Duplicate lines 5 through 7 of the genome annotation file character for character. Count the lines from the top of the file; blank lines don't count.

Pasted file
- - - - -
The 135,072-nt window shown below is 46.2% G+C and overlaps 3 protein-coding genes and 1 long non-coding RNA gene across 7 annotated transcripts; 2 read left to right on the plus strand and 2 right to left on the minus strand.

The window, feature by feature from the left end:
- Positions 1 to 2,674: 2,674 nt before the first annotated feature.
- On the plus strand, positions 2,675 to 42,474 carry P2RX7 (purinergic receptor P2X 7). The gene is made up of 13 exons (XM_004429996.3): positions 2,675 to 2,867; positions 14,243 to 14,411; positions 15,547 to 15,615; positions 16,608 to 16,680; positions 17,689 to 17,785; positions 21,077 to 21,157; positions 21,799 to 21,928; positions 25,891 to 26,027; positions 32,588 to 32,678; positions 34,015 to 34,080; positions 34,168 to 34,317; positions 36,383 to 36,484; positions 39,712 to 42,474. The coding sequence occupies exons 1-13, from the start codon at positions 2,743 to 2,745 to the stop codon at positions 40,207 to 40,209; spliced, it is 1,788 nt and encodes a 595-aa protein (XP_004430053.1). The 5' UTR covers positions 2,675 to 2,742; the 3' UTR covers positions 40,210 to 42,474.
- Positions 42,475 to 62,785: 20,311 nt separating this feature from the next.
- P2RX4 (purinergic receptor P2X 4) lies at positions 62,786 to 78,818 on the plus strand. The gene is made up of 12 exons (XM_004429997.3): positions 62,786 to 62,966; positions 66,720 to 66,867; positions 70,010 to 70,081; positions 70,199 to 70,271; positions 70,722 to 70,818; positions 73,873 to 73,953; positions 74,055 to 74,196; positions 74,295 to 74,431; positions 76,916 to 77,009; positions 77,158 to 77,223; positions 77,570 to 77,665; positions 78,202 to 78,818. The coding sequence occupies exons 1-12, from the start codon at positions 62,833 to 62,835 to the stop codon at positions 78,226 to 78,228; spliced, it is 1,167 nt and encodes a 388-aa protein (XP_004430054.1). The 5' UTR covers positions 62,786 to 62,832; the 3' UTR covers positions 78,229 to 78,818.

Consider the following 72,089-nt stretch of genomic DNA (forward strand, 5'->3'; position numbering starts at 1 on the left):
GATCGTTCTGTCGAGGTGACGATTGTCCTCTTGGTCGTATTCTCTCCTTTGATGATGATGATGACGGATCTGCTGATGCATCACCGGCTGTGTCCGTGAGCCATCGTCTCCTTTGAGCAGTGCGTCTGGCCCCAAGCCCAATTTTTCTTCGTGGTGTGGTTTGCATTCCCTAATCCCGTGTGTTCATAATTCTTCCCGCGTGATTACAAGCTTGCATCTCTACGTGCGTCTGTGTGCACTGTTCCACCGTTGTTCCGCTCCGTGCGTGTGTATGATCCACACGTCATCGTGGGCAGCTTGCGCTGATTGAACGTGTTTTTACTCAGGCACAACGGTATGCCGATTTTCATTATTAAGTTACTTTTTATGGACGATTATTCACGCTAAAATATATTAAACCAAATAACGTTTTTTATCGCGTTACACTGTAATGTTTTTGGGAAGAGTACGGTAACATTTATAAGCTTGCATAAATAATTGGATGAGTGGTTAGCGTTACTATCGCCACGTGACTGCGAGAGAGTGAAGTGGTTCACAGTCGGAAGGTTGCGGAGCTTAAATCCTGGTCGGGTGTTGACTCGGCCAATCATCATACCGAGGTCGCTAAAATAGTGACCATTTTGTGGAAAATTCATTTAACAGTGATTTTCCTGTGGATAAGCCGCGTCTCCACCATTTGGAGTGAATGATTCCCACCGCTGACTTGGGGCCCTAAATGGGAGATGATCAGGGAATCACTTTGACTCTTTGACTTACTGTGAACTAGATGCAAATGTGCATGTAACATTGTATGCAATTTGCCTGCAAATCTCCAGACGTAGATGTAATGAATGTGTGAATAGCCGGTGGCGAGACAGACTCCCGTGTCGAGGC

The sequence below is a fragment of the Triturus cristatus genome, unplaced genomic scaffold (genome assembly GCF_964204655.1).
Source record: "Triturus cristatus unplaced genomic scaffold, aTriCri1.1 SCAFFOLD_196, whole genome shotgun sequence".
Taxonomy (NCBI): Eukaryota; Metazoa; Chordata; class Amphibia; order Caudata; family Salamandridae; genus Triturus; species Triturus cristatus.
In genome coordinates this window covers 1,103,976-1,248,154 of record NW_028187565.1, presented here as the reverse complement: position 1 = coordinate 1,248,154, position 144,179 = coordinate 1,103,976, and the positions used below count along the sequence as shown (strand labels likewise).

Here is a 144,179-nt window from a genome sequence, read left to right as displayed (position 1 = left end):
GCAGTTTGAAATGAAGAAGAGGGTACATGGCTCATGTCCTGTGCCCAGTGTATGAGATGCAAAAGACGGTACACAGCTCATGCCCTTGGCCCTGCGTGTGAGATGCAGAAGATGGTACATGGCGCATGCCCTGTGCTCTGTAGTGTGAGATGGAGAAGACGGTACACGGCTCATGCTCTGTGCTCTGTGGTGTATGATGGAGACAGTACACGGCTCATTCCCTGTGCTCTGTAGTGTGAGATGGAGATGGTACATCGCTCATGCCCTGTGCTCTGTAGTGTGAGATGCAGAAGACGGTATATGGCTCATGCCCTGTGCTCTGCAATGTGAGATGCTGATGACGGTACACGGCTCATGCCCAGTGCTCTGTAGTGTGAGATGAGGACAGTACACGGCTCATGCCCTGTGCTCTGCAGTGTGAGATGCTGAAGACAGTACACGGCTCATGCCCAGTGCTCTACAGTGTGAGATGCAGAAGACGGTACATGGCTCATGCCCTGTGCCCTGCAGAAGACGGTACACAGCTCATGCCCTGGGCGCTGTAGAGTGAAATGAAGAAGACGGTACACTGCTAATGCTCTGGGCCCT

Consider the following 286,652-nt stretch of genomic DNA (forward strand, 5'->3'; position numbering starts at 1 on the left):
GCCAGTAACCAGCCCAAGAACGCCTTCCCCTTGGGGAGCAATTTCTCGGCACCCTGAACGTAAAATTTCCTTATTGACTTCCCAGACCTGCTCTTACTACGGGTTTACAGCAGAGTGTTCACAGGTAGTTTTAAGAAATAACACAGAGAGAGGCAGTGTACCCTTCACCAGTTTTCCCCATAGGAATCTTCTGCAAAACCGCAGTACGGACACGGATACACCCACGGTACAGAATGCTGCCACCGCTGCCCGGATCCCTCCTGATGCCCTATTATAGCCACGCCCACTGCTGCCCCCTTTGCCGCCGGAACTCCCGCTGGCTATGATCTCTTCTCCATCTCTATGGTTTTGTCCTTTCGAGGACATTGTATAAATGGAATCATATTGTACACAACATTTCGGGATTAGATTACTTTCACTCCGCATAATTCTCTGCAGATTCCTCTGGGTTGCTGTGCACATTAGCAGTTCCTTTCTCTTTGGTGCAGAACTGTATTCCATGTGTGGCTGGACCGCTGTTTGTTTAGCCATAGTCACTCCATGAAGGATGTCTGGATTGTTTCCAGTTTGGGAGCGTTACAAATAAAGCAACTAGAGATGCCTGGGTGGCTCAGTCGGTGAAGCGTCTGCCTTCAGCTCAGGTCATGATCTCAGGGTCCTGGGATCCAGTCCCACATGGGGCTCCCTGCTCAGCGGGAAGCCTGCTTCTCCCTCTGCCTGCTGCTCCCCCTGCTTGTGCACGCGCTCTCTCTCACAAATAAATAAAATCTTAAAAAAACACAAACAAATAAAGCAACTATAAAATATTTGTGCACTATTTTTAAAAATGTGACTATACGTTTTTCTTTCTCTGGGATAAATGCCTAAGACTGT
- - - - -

- Positions 42,475 to 62,785: 20,311 nt separating this feature from the next.
- P2RX4 (purinergic receptor P2X 4) lies at positions 62,786 to 78,818 on the plus strand. The gene is made up of 12 exons (XM_004429997.3): positions 62,786 to 62,966; positions 66,720 to 66,867; positions 70,010 to 70,081; positions 70,199 to 70,271; positions 70,722 to 70,818; positions 73,873 to 73,953; positions 74,055 to 74,196; positions 74,295 to 74,431; positions 76,916 to 77,009; positions 77,158 to 77,223; positions 77,570 to 77,665; positions 78,202 to 78,818. The coding sequence occupies exons 1-12, from the start codon at positions 62,833 to 62,835 to the stop codon at positions 78,226 to 78,228; spliced, it is 1,167 nt and encodes a 388-aa protein (XP_004430054.1). The 5' UTR covers positions 62,786 to 62,832; the 3' UTR covers positions 78,229 to 78,818.

Consider the following 72,089-nt stretch of genomic DNA (forward strand, 5'->3'; position numbering starts at 1 on the left):